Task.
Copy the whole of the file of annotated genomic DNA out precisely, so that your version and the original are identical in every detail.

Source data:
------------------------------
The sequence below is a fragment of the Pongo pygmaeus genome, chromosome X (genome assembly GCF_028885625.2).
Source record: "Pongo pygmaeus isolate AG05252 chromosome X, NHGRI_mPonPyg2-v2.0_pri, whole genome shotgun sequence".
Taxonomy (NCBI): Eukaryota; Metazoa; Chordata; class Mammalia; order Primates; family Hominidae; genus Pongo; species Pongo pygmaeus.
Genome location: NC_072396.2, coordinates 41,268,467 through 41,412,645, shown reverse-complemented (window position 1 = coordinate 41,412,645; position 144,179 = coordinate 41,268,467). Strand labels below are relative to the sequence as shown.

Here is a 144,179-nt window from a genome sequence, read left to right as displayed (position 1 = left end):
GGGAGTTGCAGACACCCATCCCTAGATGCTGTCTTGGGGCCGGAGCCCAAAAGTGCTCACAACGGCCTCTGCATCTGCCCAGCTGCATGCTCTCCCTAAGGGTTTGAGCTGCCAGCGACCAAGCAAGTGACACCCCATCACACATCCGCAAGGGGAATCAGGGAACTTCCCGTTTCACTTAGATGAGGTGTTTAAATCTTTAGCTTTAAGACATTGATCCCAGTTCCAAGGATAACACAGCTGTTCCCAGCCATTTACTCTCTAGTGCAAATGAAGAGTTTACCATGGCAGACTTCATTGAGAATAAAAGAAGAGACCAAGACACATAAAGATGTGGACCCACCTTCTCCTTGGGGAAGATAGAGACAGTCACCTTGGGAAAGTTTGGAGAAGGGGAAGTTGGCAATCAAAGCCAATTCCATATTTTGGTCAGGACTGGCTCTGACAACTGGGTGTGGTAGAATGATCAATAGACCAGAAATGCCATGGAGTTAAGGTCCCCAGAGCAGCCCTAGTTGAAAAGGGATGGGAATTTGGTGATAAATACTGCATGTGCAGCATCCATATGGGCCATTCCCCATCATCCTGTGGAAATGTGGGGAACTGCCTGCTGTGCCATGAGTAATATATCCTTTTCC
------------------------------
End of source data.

The sequence below is a fragment of the Pongo pygmaeus genome, chromosome X (genome assembly GCF_028885625.2).
Source record: "Pongo pygmaeus isolate AG05252 chromosome X, NHGRI_mPonPyg2-v2.0_pri, whole genome shotgun sequence".
Taxonomy (NCBI): Eukaryota; Metazoa; Chordata; class Mammalia; order Primates; family Hominidae; genus Pongo; species Pongo pygmaeus.
Genome location: NC_072396.2, coordinates 41,268,467 through 41,412,645, shown reverse-complemented (window position 1 = coordinate 41,412,645; position 144,179 = coordinate 41,268,467). Strand labels below are relative to the sequence as shown.

Here is a 144,179-nt window from a genome sequence, read left to right as displayed (position 1 = left end):
GGGAGTTGCAGACACCCATCCCTAGATGCTGTCTTGGGGCCGGAGCCCAAAAGTGCTCACAACGGCCTCTGCATCTGCCCAGCTGCATGCTCTCCCTAAGGGTTTGAGCTGCCAGCGACCAAGCAAGTGACACCCCATCACACATCCGCAAGGGGAATCAGGGAACTTCCCGTTTCACTTAGATGAGGTGTTTAAATCTTTAGCTTTAAGACATTGATCCCAGTTCCAAGGATAACACAGCTGTTCCCAGCCATTTACTCTCTAGTGCAAATGAAGAGTTTACCATGGCAGACTTCATTGAGAATAAAAGAAGAGACCAAGACACATAAAGATGTGGACCCACCTTCTCCTTGGGGAAGATAGAGACAGTCACCTTGGGAAAGTTTGGAGAAGGGGAAGTTGGCAATCAAAGCCAATTCCATATTTTGGTCAGGACTGGCTCTGACAACTGGGTGTGGTAGAATGATCAATAGACCAGAAATGCCATGGAGTTAAGGTCCCCAGAGCAGCCCTAGTTGAAAAGGGATGGGAATTTGGTGATAAATACTGCATGTGCAGCATCCATATGGGCCATTCCCCATCATCCTGTGGAAATGTGGGGAACTGCCTGCTGTGCCATGAGTAATATATCCTTTTCC